Wednesday, October 7, 2009
I'm on Long Island for a few days cat sitting for my mom who is currently enjoying herself on a cruise to Canada with her gal pals. One of the things on Mom's to-do list was to take my grandma to her day program.
Grandma has been "slipping" since Grandpa passed eighteen months ago. Luckily she's physically healthy, but her memory is failing. This past spring my family had to bravely intervene and take away her car keys after a slight altercation/fender bender in a store parking lot. Gram didn't recall the occurrence and my mom and her four siblings knew they had to step in and forbid her from driving. It's not an easy thing to do to someone. Old folks think they're fine, they're cool, but in some cases, they're really not.
For months now, my mom has sadly pointed out the irony of being on the other side of caring for her mother who always cared for her. Yes, I understand this is that whole circle of life thing, but once you're actually doing it, is when you see it firsthand. I also realize I'm very lucky to even have a grandma at my age. But still, I'm selfish and I want more. I wanted Grandma to remember why I was there to pick her up this morning. I wanted Grandma to be able to tell me how to get to her day program right in the town she's lived in for over fifty years. I wanted Grandma to tell me stories about the other people in her class and what she does each day and what was in her little brown bag lunch. She couldn't.
As I share this entry with you, my eyes are overcome with tears. Thinking about how the tables have turned breaks my heart, Grandma said it herself which was surprising. Though she couldn't recall my tales of her teaching me how to drive in high school, she did acknowledge the irony a bit. "I never would have imagined not only my daughter helping me get somewhere, but my grand daughter." All of us kids had Grandma as a driving instructor from what I remember. I'm not sure what it was about her, but she was always very patient and didn't panic when my breaking was a bit rocky and I'd slightly veer over the yellow line.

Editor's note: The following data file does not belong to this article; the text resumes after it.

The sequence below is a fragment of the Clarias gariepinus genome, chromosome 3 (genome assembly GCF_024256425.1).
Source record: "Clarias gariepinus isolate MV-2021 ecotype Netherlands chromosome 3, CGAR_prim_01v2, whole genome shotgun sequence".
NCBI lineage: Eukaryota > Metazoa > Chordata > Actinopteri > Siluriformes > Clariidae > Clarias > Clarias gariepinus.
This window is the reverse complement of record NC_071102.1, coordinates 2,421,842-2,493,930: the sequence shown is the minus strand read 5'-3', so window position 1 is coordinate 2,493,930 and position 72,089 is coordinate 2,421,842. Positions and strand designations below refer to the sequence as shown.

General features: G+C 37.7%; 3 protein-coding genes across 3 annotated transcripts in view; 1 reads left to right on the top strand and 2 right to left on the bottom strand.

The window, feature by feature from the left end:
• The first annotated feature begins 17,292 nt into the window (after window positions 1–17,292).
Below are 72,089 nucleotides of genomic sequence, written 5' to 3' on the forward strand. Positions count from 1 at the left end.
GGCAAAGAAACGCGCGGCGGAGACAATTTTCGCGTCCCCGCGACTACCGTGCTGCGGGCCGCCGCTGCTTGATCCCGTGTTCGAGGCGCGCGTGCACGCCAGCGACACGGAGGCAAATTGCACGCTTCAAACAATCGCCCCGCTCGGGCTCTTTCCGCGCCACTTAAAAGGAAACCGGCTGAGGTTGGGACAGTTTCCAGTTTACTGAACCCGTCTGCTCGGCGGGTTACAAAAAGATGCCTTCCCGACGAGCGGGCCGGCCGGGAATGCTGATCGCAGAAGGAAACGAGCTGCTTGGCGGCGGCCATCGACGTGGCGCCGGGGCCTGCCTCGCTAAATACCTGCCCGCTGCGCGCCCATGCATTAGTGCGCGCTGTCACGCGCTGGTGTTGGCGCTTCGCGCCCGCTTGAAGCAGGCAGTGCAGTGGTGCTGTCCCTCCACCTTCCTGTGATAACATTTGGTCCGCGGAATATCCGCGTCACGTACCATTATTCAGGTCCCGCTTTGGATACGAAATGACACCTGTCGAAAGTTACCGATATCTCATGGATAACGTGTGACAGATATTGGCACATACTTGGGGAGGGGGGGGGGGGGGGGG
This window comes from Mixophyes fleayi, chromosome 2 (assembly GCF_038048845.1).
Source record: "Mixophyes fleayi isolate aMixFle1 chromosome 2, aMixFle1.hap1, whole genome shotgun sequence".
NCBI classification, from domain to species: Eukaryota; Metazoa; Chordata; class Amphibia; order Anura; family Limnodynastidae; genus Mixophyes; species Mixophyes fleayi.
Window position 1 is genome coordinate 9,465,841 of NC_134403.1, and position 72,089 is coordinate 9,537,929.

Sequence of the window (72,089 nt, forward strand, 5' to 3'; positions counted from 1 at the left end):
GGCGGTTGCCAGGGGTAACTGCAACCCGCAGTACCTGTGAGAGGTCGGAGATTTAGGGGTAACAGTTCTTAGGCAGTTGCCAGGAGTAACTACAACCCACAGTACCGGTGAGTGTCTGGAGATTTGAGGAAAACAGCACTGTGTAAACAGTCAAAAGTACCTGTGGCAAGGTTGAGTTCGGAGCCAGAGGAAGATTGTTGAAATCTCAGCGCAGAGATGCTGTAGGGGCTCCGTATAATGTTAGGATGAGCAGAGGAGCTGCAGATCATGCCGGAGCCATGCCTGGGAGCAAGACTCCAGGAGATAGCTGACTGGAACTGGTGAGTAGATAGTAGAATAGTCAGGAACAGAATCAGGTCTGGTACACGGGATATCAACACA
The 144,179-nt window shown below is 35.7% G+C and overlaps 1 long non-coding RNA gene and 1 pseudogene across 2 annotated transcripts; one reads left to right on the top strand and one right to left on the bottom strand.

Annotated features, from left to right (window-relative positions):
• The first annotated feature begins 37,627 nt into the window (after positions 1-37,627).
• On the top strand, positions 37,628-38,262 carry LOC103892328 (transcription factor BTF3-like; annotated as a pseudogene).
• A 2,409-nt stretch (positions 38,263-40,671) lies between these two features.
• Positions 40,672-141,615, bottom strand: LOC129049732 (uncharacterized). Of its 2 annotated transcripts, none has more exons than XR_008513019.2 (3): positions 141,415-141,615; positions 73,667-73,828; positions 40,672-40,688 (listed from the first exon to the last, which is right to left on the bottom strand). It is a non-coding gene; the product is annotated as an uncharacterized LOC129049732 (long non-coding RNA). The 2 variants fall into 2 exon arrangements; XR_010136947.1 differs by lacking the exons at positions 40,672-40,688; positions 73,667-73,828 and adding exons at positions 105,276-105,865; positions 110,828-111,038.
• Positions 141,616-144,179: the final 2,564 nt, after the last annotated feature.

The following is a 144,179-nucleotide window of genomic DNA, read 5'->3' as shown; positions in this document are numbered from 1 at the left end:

On our way to the class this morning, I reminisced about how she drove the little golden Creative Country Day School bus for many years. It was a bonus for my mom, as well as for my brother and me. She was not only babysitting us, but had us in an actual daycare setting with awesome toys and other kids to play with. We called her "Miss Yolanda" while she was at work. Funny how all teachers are "Miss." I guess it's easier for kids to remember.
Behind the steering wheel, Grandma would lead us in cheerful songs like "Wheels on The Bus." I can still smell the leather from the boxy green school bus seats and feel the cold metal of the bulky lap belt. Grandma would buckle each of us in and tug on the belt to make sure we were safe. I remember it was weird seeing my grandma interacting with other kids that didn't belong to her. Yet, at the same time I felt proud. That was my grandma!
Another task Grandma was responsible for at the daycare center was prepaning meals for the school's hot lunch program. She'd throw together heaping portions of baked ziti, mac and cheese, fish sticks, pizza and other '70s and '80s kid friendly foods. My personal favorite grandma meals were her homemade pizza and of course crispy chicken cutlets. I often complained to Mom, "It's not as good as Grandma's!" Gone are the days of Grandma's delicious cooking, something she had a passion for too. Today, she isn't exactly sure how to follow the recipes and tends to confuse the ingredients.
I guess the reason today was very difficult for me, was because here I was driving my grandmother to a daycare program, yet it was my grandma who did the exact same thing for me many years ago. I know my situation isn't special or uncommon. It just helps me to share. Thanks for listening.
My little brother, our grandma and her school bus.